EGU21-12822
https://doi.org/10.5194/egusphere-egu21-12822
EGU General Assembly 2021
© Author(s) 2021. This work is distributed under
the Creative Commons Attribution 4.0 License.

Quantifying uncertainty in future projections of ice loss from the Filchner-Ronne basin, Antarctica

Emily Hill1,2, Sebastian Rosier2, Hilmar Gudmundsson2, and Matthew Collins1
Emily Hill et al.
  • 1College of Engineering, Mathematics and Physical Sciences, University of Exeter, Exeter, United Kingdom
  • 2Department of Geography and Environmental Sciences, University of Northumbria, Newcastle-upon-Tyne, United Kingdom

The future of the Antarctic Ice Sheet under climate warming is one of the largest sources of uncertainty for changes in global mean sea level (GMSL). Accelerated ice loss in recent decades has been concentrated in regions where warm circumpolar deep water forces high rates of sub-shelf melt. It is unclear how ice shelves currently surrounded by cold ocean waters with low melt rates will respond to changes in ocean conditions in future. For example, previous studies have shown that if warm water were to infiltrate beneath the Filchner-Ronne ice shelf, it could drastically increase sub-shelf melt rates. However, the inland ice-sheet response to climate-ocean changes remains uncertain. Here, we set out to quantify uncertainties in projections of GMSL from the Filchner-Ronne region of Antarctica over the next two centuries. To do this we take a large random sample from a probabilistic input parameter space and evaluate these parameter sets in the ice-sheet model Úa under four RCP forcing scenarios. We then use this training sample to generate a statistical surrogate model to capture the parameter to projection relationship from our ice-sheet model. Finally, we use sensitivity analysis to identify which parameters drive the majority of uncertainty in our projections.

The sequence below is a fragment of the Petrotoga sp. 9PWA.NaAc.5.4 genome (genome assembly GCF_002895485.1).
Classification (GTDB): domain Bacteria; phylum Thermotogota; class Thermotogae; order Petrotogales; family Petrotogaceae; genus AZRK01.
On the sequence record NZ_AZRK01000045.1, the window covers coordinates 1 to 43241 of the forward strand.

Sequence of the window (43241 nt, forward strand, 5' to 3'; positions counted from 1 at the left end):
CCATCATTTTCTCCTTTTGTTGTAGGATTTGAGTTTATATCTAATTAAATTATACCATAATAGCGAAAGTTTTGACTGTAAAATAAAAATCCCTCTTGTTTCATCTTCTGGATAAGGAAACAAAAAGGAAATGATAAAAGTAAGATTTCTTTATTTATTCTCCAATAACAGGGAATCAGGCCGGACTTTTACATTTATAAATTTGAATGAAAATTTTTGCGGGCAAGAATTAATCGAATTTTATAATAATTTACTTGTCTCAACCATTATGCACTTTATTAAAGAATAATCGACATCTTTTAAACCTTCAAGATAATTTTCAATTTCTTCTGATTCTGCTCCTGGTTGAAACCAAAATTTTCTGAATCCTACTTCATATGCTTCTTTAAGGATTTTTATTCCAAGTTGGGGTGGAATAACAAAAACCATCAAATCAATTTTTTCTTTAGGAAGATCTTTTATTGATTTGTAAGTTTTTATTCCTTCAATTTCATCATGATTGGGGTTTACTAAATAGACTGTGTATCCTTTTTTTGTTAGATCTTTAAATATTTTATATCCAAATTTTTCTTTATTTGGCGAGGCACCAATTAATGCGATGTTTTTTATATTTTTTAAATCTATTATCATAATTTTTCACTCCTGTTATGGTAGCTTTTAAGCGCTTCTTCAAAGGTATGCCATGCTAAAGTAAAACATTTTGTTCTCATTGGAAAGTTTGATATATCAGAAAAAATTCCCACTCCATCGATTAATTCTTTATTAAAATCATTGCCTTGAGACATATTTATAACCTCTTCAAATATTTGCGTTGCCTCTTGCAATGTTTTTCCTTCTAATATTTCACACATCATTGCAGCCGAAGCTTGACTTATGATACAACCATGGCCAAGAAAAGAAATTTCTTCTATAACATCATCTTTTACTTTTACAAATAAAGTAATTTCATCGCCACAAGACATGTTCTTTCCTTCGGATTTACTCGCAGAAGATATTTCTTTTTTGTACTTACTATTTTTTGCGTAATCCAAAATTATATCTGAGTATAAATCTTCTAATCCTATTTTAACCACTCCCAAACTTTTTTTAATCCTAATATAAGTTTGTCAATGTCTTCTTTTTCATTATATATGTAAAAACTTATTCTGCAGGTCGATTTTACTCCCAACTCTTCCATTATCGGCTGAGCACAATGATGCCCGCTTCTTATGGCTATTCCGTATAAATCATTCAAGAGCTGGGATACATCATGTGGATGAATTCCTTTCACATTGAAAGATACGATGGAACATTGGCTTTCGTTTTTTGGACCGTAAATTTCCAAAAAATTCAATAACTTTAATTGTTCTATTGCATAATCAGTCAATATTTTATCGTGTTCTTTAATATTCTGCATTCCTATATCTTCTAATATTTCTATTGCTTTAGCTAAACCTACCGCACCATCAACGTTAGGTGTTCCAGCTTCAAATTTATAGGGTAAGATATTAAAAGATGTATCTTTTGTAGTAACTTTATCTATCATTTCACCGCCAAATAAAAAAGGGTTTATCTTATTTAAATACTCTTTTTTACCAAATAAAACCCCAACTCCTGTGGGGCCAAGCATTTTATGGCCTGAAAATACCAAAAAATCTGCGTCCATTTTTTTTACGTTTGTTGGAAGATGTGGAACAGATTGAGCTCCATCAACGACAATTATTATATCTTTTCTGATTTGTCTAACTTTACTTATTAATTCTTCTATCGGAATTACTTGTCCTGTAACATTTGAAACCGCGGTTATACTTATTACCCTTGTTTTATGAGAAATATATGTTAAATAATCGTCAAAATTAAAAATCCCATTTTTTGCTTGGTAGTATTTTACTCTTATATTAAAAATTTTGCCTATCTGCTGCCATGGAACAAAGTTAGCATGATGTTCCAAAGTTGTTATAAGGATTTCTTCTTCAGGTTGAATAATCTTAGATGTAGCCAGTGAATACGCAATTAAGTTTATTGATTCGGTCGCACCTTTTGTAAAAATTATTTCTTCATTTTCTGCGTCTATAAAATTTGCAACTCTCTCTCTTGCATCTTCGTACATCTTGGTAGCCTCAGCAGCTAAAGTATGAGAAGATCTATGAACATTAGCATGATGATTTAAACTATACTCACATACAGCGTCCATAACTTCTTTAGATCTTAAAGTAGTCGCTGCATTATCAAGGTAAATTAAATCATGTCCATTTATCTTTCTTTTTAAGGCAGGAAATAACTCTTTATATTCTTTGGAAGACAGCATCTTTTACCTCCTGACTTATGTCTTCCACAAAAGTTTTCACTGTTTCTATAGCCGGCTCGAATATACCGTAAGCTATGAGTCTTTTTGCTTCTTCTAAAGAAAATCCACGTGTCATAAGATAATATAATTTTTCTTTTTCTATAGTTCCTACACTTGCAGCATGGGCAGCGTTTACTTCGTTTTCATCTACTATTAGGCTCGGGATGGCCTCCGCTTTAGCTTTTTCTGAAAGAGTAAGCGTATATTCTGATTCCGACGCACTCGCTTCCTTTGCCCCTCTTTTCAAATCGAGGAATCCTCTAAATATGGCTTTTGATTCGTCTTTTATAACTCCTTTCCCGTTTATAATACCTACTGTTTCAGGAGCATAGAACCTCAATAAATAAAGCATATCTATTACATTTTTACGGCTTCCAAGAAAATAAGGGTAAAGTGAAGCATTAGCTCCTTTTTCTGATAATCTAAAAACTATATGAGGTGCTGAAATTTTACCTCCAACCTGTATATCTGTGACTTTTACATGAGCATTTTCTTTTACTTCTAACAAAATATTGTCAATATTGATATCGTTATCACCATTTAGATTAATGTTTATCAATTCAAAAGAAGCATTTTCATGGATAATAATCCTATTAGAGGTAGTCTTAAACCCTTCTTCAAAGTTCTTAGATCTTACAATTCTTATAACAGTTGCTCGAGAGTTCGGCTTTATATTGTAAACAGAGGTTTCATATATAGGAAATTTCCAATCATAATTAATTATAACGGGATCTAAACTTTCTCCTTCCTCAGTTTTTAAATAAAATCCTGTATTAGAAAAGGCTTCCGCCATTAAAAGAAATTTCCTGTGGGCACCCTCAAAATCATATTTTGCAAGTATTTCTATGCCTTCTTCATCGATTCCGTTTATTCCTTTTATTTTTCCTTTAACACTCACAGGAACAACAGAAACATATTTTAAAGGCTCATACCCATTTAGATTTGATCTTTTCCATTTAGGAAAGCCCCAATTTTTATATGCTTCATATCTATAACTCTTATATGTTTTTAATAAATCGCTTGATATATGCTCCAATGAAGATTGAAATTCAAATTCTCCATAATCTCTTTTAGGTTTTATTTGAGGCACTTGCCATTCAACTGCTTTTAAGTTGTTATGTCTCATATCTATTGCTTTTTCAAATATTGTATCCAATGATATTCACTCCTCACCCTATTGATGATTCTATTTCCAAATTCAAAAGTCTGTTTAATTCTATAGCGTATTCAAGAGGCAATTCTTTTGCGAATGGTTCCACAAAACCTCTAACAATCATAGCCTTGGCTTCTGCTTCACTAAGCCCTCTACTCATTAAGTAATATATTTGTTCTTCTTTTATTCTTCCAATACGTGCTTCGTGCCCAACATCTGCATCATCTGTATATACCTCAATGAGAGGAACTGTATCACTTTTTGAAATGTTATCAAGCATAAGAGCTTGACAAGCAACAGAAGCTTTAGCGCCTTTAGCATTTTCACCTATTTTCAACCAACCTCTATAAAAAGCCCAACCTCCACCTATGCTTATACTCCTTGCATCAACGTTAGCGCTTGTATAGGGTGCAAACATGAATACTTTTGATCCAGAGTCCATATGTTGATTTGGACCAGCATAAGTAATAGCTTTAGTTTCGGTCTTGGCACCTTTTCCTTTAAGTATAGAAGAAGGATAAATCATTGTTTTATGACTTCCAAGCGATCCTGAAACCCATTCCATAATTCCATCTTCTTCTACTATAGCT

Our results suggest that accumulation expected with warming is capable of suppressing increases in ice discharge associated with increased ocean-driven sub-shelf melt rates. This could allow the Filcher-Ronne basin to have a negative contribution to GMSL. However, parameters controlling mass accumulation and sub-shelf melting are highly uncertain. Crucially, there is potential within our input parameter space for major collapse and retreat of ice streams feeding the Filchner-Ronne ice shelf and a positive contribution to sea level rise. Further improvements in the representation of accumulation and sub-shelf melt under climate warming in ice-sheet models will help determine the sign of GMSL projections from this region of the ice sheet.

How to cite: Hill, E., Rosier, S., Gudmundsson, H., and Collins, M.: Quantifying uncertainty in future projections of ice loss from the Filchner-Ronne basin, Antarctica, EGU General Assembly 2021, online, 19–30 Apr 2021, EGU21-12822, https://doi.org/10.5194/egusphere-egu21-12822, 2021.

Corresponding presentation materials formerly uploaded have been withdrawn.